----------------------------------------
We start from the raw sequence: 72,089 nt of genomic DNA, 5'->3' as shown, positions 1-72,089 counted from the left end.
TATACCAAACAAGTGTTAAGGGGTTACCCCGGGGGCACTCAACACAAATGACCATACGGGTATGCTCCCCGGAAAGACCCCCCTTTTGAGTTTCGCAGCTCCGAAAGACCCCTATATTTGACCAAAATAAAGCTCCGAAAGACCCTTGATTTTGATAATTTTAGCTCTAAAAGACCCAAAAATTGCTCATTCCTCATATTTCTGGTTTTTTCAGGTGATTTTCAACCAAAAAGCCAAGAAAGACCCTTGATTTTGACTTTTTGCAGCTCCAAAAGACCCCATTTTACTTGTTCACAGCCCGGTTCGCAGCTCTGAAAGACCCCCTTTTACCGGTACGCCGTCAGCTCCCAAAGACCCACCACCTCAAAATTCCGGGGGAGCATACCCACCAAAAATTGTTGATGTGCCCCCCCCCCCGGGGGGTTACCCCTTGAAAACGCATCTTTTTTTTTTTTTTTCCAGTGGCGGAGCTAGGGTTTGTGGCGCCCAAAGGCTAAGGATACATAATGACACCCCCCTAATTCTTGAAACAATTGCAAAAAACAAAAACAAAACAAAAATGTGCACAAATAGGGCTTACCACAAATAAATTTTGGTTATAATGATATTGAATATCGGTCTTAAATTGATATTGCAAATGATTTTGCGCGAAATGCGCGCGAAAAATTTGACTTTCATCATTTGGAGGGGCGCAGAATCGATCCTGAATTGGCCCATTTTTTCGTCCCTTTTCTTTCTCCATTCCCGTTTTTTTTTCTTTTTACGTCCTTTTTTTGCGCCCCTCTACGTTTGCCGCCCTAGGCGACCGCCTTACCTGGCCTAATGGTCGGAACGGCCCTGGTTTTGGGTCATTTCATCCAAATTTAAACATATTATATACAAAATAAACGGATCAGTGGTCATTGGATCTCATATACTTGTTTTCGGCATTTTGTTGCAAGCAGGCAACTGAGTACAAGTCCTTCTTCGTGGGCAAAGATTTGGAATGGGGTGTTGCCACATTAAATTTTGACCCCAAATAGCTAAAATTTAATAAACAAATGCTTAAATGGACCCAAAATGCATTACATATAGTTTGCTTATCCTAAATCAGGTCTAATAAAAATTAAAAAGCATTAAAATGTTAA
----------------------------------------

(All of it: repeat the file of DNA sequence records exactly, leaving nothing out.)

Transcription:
We start from the raw sequence: 72,089 nt of genomic DNA, 5'->3' as shown, positions 1-72,089 counted from the left end.
TATACCAAACAAGTGTTAAGGGGTTACCCCGGGGGCACTCAACACAAATGACCATACGGGTATGCTCCCCGGAAAGACCCCCCTTTTGAGTTTCGCAGCTCCGAAAGACCCCTATATTTGACCAAAATAAAGCTCCGAAAGACCCTTGATTTTGATAATTTTAGCTCTAAAAGACCCAAAAATTGCTCATTCCTCATATTTCTGGTTTTTTCAGGTGATTTTCAACCAAAAAGCCAAGAAAGACCCTTGATTTTGACTTTTTGCAGCTCCAAAAGACCCCATTTTACTTGTTCACAGCCCGGTTCGCAGCTCTGAAAGACCCCCTTTTACCGGTACGCCGTCAGCTCCCAAAGACCCACCACCTCAAAATTCCGGGGGAGCATACCCACCAAAAATTGTTGATGTGCCCCCCCCCCCGGGGGGTTACCCCTTGAAAACGCATCTTTTTTTTTTTTTTTCCAGTGGCGGAGCTAGGGTTTGTGGCGCCCAAAGGCTAAGGATACATAATGACACCCCCCTAATTCTTGAAACAATTGCAAAAAACAAAAACAAAACAAAAATGTGCACAAATAGGGCTTACCACAAATAAATTTTGGTTATAATGATATTGAATATCGGTCTTAAATTGATATTGCAAATGATTTTGCGCGAAATGCGCGCGAAAAATTTGACTTTCATCATTTGGAGGGGCGCAGAATCGATCCTGAATTGGCCCATTTTTTCGTCCCTTTTCTTTCTCCATTCCCGTTTTTTTTTCTTTTTACGTCCTTTTTTTGCGCCCCTCTACGTTTGCCGCCCTAGGCGACCGCCTTACCTGGCCTAATGGTCGGAACGGCCCTGGTTTTGGGTCATTTCATCCAAATTTAAACATATTATATACAAAATAAACGGATCAGTGGTCATTGGATCTCATATACTTGTTTTCGGCATTTTGTTGCAAGCAGGCAACTGAGTACAAGTCCTTCTTCGTGGGCAAAGATTTGGAATGGGGTGTTGCCACATTAAATTTTGACCCCAAATAGCTAAAATTTAATAAACAAATGCTTAAATGGACCCAAAATGCATTACATATAGTTTGCTTATCCTAAATCAGGTCTAATAAAAATTAAAAAGCATTAAAATGTTAA